What’s not to love about traveling?!
Turning up to a new country or city unannounced is freeing. There’s nothing like having a plan and taking each day as it comes. Compared to life at home, it’s the opposite of what you’re used to, and that’s why the experiences are incredible.
Going with the flow encourages you not to do your research – it’s all about the unknown. However, it is often a fatal flaw that lands travelers in a tricky spot that’s hard to get out of alone. While independence is essential, understanding cultural norms and customs is as crucial to your trip.
Here are four things you must know before boarding.
Visa Entry & Passport Validity
Americans and Australians are used to applying for visas before going pretty much anywhere. You live and die by the sword when your immigration rules are strict. Other countries, such as those in Europe, don’t have the same experiences, though. For them, entering a foreign nation is as simple as turning up at the boarding and crossing over. So, if you’re a person who’s used to being welcomed with open arms, it’s imperative to check the entry requirements first.
You don’t want to be put on the next plane home! Alternatively, it could be a nice surprise if you’re used to forking out for vacation and working visas.
The world is a pretty safe place, yet some areas are worse than others. It’s worth noting that they exist in every country in the world, from the Middle East to Africa and the West. Of course, you understand the drill when you’re at home because you’re used to your surroundings. In a foreign land, it’s easy to get lost in the excitement and wonder into favelas, barrios, and ghettos. By checking travel warnings before flying, you’ll know which regions to visit and which to avoid like the plague!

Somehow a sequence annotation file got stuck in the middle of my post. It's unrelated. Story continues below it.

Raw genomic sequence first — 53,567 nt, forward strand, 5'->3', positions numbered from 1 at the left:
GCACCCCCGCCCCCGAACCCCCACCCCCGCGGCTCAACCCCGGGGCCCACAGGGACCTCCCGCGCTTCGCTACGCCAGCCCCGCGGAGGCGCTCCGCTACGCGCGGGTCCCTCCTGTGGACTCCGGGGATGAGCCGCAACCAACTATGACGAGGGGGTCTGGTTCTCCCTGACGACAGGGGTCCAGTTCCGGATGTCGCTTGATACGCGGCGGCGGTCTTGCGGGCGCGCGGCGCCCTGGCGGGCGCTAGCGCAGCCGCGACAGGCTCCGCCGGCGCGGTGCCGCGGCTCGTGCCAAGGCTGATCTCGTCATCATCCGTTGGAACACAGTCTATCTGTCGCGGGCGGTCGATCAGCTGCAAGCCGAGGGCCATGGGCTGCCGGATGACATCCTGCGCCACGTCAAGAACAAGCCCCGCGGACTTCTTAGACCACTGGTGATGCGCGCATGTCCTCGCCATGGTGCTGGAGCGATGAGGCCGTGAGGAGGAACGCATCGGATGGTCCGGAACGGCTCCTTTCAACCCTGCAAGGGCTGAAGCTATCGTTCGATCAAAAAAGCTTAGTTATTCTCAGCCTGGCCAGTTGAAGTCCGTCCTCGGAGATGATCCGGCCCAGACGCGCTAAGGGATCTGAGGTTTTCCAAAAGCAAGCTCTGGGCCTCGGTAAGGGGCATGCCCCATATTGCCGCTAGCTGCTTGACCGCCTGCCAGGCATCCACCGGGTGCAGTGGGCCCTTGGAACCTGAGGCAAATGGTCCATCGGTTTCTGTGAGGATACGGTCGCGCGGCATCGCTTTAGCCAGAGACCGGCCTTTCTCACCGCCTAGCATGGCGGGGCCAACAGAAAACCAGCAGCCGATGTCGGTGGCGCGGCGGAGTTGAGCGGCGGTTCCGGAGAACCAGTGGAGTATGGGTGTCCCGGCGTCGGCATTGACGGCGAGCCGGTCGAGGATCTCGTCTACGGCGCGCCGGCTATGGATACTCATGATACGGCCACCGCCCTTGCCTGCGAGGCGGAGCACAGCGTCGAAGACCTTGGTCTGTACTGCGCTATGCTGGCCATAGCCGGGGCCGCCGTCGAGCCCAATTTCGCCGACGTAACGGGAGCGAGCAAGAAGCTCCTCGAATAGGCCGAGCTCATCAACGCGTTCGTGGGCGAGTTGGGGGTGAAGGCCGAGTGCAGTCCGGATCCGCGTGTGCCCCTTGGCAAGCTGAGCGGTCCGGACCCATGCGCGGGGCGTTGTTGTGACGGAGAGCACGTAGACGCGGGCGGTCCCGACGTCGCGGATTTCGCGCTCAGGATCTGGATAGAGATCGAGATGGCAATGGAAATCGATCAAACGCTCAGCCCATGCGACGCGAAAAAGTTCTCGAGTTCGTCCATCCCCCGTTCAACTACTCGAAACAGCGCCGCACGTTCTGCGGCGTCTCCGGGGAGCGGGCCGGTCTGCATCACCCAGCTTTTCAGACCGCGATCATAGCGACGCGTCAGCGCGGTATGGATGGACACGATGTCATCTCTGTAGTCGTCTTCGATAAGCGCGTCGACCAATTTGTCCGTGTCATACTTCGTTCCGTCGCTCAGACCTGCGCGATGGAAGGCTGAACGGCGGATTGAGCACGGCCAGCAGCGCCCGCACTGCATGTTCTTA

Local Emergency Numbers
You can go your whole traveling life without an incident, and then two come along at once. Murphy’s Law points out that it is bound to happen at some point in your life. When it does, you should be prepared. Reporting the incident to the authorities is the first port of call. Then, you may want to research a professional, such as a sex crime lawyer or criminal defense attorney to be on the safe side. Lastly, contact your government at the nearest embassy and record a written statement.
Yes, speaking English goes a long way, yet some countries are resistant to parlaying en Anglais. And, of course, there are regions where English isn’t as well thought of, and they only speak their mother tongue. With this in mind, it can’t hurt to memorize a few basic words and phrases. Examples include asking for directions, enquiring about the cost, and saying “hello” and “thank you.” You’re a traveler, but you’re still polite!
Another excellent tip is to research the currency as you may find that countries with weak exchange rates are happy to accept Dollars and Euros, making them good for emergencies.